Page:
Peltz’s Trian Said to Meet DuPont’s CEO, Boosts Stake

Trian Fund Management LP, the hedge fund co-founded by activist Nelson Peltz, boosted its stake in DuPont Co. and met top executives to discuss ways to increase shareholder value, according to people familiar with the matter.

Trian now owns more than 21 million shares of Wilmington, Delaware-based DuPont, said one of the people who asked not to be named because the information isn’t yet public. The stake is valued at about $1.25 billion at yesterday’s closing share price. The New York-based fund-management firm yesterday reported it had 5.78 million shares as of June 30.

In recent weeks Trian has met with Chairman and Chief Executive Officer Ellen Kullman and other senior managers to talk about ideas, which are outlined in a white paper, to drive long-term growth, the people said. The Wall Street Journal reported the talks and higher stake earlier.

Peltz probably is proposing breaking DuPont into two companies, one focused on its agriculture business and the other focused on materials, David Begleiter, a New York-based analyst at Deutsche Bank AG who recommends buying the shares, said in a report today.

Such a plan “does not, in our view, create substantial value,” Begleiter said in the report. DuPont’s businesses in a breakup would be worth $67 a share, he said.

DuPont fell 1.1 percent to $58.74 at the close in New York. The shares have gained 31 percent this year.

‘Very Big’

Trian was first reported by CNBC to have “a very big” stake in DuPont in July. DuPont subsequently announced it was exploring options for one of its more volatile businesses, performance-chemicals, which makes titanium dioxide pigment, Teflon coatings, Freon refrigerants and chemicals such as cyanide.

“We will evaluate any ideas Trian may have in the context of our ongoing initiatives to build a higher value, higher-growth company for our shareholders,” Michael Hanretta, a DuPont spokesman, said in an e-mail yesterday. “We routinely engage with our shareholders and welcome constructive input.”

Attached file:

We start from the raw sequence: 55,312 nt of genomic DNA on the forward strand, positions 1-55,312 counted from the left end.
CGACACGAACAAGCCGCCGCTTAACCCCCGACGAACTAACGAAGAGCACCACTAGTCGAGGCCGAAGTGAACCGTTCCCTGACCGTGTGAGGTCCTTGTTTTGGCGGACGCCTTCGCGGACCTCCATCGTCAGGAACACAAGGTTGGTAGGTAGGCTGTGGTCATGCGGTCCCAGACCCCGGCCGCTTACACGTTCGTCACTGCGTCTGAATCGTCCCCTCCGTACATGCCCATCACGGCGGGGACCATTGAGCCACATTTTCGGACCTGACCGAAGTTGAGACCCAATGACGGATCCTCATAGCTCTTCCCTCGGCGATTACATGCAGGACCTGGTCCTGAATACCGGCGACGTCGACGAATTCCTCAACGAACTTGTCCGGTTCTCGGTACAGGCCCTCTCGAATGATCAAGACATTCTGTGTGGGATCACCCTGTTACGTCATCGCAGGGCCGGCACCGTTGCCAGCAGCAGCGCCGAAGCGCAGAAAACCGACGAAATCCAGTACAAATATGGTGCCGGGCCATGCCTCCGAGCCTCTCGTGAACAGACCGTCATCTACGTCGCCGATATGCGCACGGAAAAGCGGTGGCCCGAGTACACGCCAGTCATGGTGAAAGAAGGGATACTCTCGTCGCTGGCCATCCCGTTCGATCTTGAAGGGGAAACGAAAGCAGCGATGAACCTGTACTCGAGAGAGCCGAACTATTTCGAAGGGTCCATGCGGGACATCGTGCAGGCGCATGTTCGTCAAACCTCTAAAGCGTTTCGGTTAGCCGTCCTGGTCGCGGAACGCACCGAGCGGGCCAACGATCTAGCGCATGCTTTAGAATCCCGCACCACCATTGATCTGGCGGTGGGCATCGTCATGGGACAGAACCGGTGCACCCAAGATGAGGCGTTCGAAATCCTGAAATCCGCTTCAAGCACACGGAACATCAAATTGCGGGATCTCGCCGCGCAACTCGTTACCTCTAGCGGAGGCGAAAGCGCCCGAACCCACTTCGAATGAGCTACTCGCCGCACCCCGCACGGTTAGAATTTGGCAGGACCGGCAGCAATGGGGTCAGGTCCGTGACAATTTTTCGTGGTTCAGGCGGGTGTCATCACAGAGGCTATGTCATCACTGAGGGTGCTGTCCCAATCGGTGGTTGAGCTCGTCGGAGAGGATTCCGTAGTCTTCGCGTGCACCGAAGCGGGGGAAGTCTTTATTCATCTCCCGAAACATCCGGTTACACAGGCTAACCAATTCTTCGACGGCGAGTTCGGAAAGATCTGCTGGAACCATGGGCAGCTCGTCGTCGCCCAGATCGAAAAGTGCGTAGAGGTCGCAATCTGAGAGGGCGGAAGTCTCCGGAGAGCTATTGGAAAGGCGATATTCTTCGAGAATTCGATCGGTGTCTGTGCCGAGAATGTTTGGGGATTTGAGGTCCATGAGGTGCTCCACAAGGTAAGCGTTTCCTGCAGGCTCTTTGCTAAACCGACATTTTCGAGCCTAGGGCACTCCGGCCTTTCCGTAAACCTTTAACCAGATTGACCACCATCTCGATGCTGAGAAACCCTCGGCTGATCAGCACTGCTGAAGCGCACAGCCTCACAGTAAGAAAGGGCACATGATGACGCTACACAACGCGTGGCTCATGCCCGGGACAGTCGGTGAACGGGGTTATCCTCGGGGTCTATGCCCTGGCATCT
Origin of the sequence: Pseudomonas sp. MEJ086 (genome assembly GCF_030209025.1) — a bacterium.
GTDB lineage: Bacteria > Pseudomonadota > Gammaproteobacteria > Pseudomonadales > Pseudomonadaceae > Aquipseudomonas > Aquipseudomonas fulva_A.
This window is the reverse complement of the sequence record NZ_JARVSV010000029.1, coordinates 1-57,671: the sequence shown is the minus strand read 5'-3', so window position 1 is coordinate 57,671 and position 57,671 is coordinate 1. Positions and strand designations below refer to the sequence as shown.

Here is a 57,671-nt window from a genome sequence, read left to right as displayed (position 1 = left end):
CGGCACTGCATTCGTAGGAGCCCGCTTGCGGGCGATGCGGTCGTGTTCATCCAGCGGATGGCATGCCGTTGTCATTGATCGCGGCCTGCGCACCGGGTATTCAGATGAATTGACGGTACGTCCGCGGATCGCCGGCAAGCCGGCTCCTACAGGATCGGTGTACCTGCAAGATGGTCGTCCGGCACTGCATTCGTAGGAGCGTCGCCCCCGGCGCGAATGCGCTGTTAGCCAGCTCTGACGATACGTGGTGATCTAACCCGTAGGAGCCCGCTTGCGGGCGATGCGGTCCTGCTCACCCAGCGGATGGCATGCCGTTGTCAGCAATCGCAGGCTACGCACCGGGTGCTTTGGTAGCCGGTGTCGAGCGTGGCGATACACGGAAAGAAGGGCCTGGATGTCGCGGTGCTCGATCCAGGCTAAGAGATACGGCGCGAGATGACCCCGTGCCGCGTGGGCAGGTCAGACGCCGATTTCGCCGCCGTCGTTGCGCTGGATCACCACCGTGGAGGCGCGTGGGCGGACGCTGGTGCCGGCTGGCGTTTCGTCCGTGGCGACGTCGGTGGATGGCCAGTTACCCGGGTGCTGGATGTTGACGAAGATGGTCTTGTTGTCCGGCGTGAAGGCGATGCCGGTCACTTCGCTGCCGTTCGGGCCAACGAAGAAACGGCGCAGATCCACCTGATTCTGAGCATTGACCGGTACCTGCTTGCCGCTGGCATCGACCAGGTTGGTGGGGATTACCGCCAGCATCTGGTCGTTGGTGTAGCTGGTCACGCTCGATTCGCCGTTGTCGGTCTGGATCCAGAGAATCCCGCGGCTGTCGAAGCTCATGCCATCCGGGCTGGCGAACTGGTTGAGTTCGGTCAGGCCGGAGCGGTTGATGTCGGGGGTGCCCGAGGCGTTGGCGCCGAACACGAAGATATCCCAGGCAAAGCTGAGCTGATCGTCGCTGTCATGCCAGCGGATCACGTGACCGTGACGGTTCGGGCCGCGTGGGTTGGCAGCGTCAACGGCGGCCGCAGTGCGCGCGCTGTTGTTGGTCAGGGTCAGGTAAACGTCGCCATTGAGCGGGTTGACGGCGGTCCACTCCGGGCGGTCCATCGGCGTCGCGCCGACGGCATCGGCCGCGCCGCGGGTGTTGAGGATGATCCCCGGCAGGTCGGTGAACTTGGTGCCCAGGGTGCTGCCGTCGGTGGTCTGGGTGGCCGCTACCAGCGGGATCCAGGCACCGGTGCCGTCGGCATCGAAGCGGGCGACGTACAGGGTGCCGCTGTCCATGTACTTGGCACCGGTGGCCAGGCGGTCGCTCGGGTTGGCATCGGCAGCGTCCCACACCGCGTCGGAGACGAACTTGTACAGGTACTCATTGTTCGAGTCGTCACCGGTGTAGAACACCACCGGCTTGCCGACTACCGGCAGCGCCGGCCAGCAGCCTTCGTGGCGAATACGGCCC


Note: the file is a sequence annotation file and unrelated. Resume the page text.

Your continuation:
DuPont, which produces thousands of products such as Kevlar anti-ballistic fiber and genetically modified corn, is weighing a separation of performance chemicals after the unit’s operating profit plunged 56 percent in the second quarter amid a slump in prices for titanium dioxide, a white pigment used in paints and plastics. The day before jumping on CNBC’s July 17 report, DuPont shares had gained 115 percent since Kullman became CEO on Jan. 1, 2009, topping the Dow Jones Industrial Average’s 76 percent increase.

Unit Sale

Under Kullman’s leadership since 2009, DuPont has continued to shift away from traditional commodity products toward higher-margin businesses that capitalize on meeting global demand for food, energy and security. DuPont sold its auto-paint unit this year to private-equity firm Carlyle Group LP for $4.9 billion, and it acquired food-ingredients and enzyme-maker Danisco A/S in 2011 for about 33.4 billion kroner ($6 billion).

The company this week changed its bylaws to provide payouts to executives fired in a takeover and to alter how special meetings are run.

Kullman, under the company’s newly amended bylaws, would receive three times her annual salary and bonus if fired after a company takeover, and other executives would get twice their compensation. New bylaws also require advance notice for nominating directors or proposing other changes and set Delaware as the jurisdiction for resolving fiduciary duty and shareholder-rights disputes.

Trian successfully pushed Ingersoll-Rand Plc to spin off units last year. Peltz also is pressuring PepsiCo Inc., the world’s largest snack-food maker, to acquire competitor Mondelez International Inc., formerly known as Kraft Foods Inc. In 2006, Trian waged a six-month proxy fight with H.J. Heinz Co. to win seats on the board and persuade management to execute a turnaround plan.

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